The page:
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On Aug. 1, 1875, a crowd gathered in the afternoon heat outside a stone building in downtown San Antonio, not far from the banks of San Pedro Creek.
They were there to celebrate the expansion of an African Methodist Episcopal church building that for two years had served as a community hub and place of worship. Historians today say the group included San Antonio residents who had been born into slavery but emerged from the Civil War as free people, exercising rights and pursuing dreams that had been denied to Black people since the founding of the United States.
At the juncture of two walls, the congregation placed a cornerstone to commemorate the event. It read: AME CHURCH 1875.
Now, 145 years later, that cornerstone has been unearthed. Construction on the San Pedro Creek project uncovered the foundations of the building that was once the property of St. James AME Church, a congregation that still exists on San Antonio’s West Side.
“I think it’s very instrumental for us to have some kind of identity in San Antonio in terms of our history, especially with St. James’ history and the contributions that they have made along the way,” said the Rev. Al Smith, who has been St. James’ pastor for the past four years.
Since the discovery, archaeologists have been preparing to submit the property for consideration for the National Register of Historic Places. Archaeologists with engineering and consulting firm Raba Kistner are working on a report for federal government review, according to officials with the San Antonio River Authority, which is managing the San Pedro Creek project.
“We did not anticipate finding the actual physical foundation,” said Kerry Averyt, the river authority’s senior engineer. “That’s when the excitement started, especially when they found the cornerstone.”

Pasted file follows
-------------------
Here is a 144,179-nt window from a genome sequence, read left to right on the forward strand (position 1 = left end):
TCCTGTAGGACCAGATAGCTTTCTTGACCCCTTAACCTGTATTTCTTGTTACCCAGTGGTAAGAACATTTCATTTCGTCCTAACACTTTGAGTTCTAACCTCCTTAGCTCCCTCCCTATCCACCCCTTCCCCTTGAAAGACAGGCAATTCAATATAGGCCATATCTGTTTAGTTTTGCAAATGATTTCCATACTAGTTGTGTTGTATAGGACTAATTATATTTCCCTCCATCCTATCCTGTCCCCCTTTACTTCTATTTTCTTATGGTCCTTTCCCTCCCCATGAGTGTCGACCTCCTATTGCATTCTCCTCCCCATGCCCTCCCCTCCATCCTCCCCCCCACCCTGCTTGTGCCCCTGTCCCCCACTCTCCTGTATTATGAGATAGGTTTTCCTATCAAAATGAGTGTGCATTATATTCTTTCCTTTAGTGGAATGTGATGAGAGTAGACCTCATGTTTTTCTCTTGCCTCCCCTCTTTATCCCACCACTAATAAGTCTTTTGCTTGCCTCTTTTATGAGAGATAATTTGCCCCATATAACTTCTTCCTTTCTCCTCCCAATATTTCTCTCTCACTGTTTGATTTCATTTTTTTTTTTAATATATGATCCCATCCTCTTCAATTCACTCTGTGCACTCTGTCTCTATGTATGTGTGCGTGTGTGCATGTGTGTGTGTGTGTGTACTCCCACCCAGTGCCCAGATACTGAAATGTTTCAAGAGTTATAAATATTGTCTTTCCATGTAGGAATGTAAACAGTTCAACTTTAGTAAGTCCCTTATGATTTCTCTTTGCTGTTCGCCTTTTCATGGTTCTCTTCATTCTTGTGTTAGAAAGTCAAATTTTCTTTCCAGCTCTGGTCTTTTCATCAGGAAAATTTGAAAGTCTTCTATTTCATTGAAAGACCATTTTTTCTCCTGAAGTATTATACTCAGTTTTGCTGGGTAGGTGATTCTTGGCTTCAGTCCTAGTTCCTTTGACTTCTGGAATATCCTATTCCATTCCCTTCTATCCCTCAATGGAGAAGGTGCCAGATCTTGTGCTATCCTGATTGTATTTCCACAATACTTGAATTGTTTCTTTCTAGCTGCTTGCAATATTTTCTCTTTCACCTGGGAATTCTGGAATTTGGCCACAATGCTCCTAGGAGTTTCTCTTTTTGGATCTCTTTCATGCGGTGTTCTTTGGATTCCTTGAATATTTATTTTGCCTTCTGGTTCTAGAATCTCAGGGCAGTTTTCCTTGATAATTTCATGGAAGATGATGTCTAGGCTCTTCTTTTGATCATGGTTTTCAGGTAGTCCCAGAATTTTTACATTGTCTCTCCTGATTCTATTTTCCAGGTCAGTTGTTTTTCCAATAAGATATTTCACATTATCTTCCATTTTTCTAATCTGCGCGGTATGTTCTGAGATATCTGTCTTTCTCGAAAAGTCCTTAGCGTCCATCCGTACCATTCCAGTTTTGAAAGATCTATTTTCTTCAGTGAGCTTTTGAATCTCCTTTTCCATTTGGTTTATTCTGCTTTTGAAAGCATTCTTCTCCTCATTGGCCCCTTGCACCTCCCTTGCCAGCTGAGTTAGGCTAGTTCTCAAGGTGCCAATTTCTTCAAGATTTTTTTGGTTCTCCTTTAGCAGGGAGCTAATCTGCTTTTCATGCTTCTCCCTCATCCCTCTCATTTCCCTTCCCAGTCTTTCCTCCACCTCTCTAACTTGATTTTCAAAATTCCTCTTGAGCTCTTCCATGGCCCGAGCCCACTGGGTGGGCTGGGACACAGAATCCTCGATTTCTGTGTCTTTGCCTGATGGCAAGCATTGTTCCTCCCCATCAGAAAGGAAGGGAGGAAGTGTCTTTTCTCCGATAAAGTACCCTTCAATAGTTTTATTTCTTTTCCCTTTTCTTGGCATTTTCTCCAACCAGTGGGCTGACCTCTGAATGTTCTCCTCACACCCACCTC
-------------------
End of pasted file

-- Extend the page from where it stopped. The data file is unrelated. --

A link to Reconstruction
The foundation offers a link to a time of seismic shifts in American life. The Civil War had ended slavery, but its aftermath offered no civil rights for the formerly enslaved. That was until 1867, when Congress took over Reconstruction and passed the 14th Amendment, providing citizenship, and the 15th Amendment, which acknowledged Black people’s right to vote.
With greater constitutional rights, Black people climbed the rungs of American society. During Reconstruction, 16 Black people ended up serving in Congress, with hundreds serving in state legislatures and other local offices.
“Imagine being a slave in one year and a couple years later entering the halls of Congress,” said Carey Latimore, associate professor of history at Trinity University, who serves on the San Pedro Creek Citizens Advisory Committee. “That is progress that goes beyond what we can ever think of as fast progress.”
For the congregants of the young St. James AME church, which the San Antonio Daily Express reported numbered around 200 at the time, the 1870s would have been a period of transition and hope.
“They’re coming out of slavery into freedom,” said Latimore, who has studied Black communities during Reconstruction. “They’re defining what that freedom is like.”
This hope is evident in the words the Rev. W.R. Carson, St. James’ pastor, wrote in the Daily Express in 1874.
Described as a statement to “citizens and friends of the … church,” the article listed the money the group had raised to buy the property, a former soap factory: $2,000 for the building, purchased in 1873, along with $1,102 in “incidental expenses, lights, repairing, etc.” It went on to detail salaries, traveling expenses, conference fees, and donations to the poor.